Scam Artists Take Advantage of Veterans in New Devious Schemes
Throughout history, American veterans have put their lives on the line, answering the call of duty, and becoming real-life heroes willing to give the ultimate sacrifice in the service of their country. These brave men and women return to become some of the most trusted and respected members of society. Unfortunately, these honorable characteristics are precisely the reason that veterans are often the targets of scams.
“Vets are specifically targeted because many of them are civic-oriented, civic-minded persons,” explained Danny DeLong, a veteran who volunteers with the Nebraska AARP. “They participate in the community. They want to help build a better community. And some of them have income streams from their benefits so they’re natural targets for scammers.”
DeLong, who served during the Vietnam War, volunteers with AARP Nebraska’s veterans committee. In 2017, the AARP Fraud Watch Network conducted a study that found U.S. military veterans are twice as likely as nonveterans to lose money to fraud. Almost 80% of veterans surveyed reported being targeted by scams related to their service.
“Veterans are falling prey to any of the scams that all the rest of us are confronted with every day when we pick up our phone, every day when we check our email – even every day when we go to our mailbox,” said DeLong. “But veterans also have specific scams that are being run such as attempts to commandeer their veteran’s pension.”
Some veterans are contacted with fundraising appeals from bogus military charities. Others are offered misleading options to refinance Department of Veterans Affairs loans. There are documented cases of veterans being told that they qualify for money from “secret” government programs, as long as they first pay a fee or provide personal information to the bad actor perpetrating the scam.
Another scheme singles out older veterans’ guaranteed benefits. Unscrupulous advisors sell the veterans on plans to boost their pensions. They tell the veterans that all they need to do is invest in a specific financial product that will make it appear they have fewer assets. What the scammers don’t tell the veterans is that these actions could disqualify them from other government help, including Medicaid, and strictly limit access to their money.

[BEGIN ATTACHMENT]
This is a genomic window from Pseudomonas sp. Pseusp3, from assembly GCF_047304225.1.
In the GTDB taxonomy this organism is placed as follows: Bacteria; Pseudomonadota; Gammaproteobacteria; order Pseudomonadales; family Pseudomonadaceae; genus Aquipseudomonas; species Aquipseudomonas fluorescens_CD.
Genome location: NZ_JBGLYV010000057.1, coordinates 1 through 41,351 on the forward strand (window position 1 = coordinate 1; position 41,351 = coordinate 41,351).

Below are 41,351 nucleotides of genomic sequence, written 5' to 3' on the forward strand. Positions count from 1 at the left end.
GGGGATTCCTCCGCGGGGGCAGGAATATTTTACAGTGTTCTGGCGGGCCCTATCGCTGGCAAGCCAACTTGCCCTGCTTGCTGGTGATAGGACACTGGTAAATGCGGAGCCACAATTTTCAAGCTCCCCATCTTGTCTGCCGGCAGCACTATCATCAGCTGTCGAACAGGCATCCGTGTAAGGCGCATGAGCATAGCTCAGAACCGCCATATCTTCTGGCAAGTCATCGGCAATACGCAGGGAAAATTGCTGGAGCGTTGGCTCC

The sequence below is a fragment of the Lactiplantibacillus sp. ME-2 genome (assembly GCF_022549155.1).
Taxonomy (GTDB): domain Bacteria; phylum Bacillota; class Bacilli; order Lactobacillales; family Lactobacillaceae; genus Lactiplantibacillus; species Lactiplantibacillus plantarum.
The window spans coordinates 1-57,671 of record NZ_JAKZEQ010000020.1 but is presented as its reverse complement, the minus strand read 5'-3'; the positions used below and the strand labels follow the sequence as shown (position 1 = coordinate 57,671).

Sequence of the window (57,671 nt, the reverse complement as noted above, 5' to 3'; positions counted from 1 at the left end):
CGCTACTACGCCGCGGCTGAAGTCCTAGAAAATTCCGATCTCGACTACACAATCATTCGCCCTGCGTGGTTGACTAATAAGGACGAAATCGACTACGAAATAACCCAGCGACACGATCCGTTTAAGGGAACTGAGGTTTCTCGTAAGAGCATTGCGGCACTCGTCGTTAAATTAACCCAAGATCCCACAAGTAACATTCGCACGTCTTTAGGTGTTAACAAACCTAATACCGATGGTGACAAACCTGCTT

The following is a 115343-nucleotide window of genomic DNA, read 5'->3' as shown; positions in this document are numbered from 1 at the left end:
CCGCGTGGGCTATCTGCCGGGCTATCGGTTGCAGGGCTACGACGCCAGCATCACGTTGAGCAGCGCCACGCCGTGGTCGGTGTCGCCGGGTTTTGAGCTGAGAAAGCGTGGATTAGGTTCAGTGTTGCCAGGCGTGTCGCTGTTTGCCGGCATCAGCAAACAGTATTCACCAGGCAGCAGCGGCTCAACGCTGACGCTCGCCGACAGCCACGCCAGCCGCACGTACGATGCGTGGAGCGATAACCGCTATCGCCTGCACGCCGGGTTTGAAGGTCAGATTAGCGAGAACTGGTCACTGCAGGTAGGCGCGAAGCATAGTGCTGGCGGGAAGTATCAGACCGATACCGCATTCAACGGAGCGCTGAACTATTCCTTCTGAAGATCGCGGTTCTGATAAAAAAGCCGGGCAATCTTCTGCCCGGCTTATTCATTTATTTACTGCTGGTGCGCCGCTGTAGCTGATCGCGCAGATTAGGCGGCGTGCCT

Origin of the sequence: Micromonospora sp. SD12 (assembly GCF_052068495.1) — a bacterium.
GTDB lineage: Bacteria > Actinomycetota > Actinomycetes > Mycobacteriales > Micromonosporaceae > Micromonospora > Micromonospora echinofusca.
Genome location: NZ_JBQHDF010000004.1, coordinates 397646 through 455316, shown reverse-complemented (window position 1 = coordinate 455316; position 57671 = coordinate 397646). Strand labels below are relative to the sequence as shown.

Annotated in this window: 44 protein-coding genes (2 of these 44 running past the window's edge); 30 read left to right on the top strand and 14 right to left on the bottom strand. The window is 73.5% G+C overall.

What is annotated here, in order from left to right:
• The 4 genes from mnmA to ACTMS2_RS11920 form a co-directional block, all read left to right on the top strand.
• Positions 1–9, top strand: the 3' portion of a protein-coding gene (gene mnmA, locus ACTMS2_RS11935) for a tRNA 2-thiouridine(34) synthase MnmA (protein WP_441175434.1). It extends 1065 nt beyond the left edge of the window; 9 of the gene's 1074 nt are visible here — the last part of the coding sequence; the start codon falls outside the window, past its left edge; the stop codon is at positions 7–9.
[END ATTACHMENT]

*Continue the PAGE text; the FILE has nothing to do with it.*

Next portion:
Still other scams are examples of ‘affinity fraud.’ In these horrible scenarios, crooks pose as veterans or as representatives of the organizations that support veterans. This plays on veterans’ trust and is a disgraceful way for scam artists to gain access to a veteran’s life. Some of these grifters impersonate VA officials and ask for personal information, like Social Security numbers, in order to update the veteran’s records. In another scheme, scammers posing as soon-to-be-deployed service members offer special deals on a variety of products. The scam artist asks for payment by wire, and once the funds are paid, the seller disappears.
Other scams target veterans who are seeking to improve their lives with a new job, better health care, or higher education. The list goes on, but vigilance is everyone’s best defense to ward off identity theft, investment fraud and other common veteran scams.
- If you get an unsolicited call from the VA, hang up.
- Never give personal information over the phone.
- Never open emails and attachments from people you don’t know.
- Never pay for your military records or government forms. All information is free though your local VA.
- Check the background of a charity to make sure they are legitimate before donating.
“Don’t answer the phone if you don’t know who’s calling. Don’t accept something that seems too good to be true,” said DeLong. “It’s the same with internet or email scams. Don’t open emails from people you don’t know, don’t ever open attachments to emails from people you don’t know. Never give out personal information over the phone or by email.”
There are some warning signs for veterans who want to be on high alert to this type of fraudulent behavior. For instance, if you receive a call or email from the VA and they request personal information, hang up or delete the email. The VA never asks for personal data over the phone, via text or through email. If you get an unsolicited call or message online from someone offering to increase your benefits, don’t be fooled. This is yet another bad actor with a scam up his sleeve.
“If someone believes or is concerned that they’ve received a call about a veteran’s benefit or something that sounds too good to be true, we’re going to encourage them to call their local county veterans service office,” said DeLong.
DeLong also recommends that veterans pick up a free copy of the AARP Watchdog Alert Handbook, which can help veterans spot bad actors and their typical scams.
“This is a must-have booklet. It has the top ten veteran’s frauds that are being perpetrated on our veterans right now,” said DeLong.
If you think you’ve been victimized by a veterans-related scam:
- Call the AARP Fraud Watch Network Helpline at 1-877-908-3360.
- Contact your county or state’s veterans affairs office.
- Reach out to the Nebraska Attorney General’s Office at 888-287-0778.
- File a complaint with the Federal Trade Commission, online or call 877-382-4357.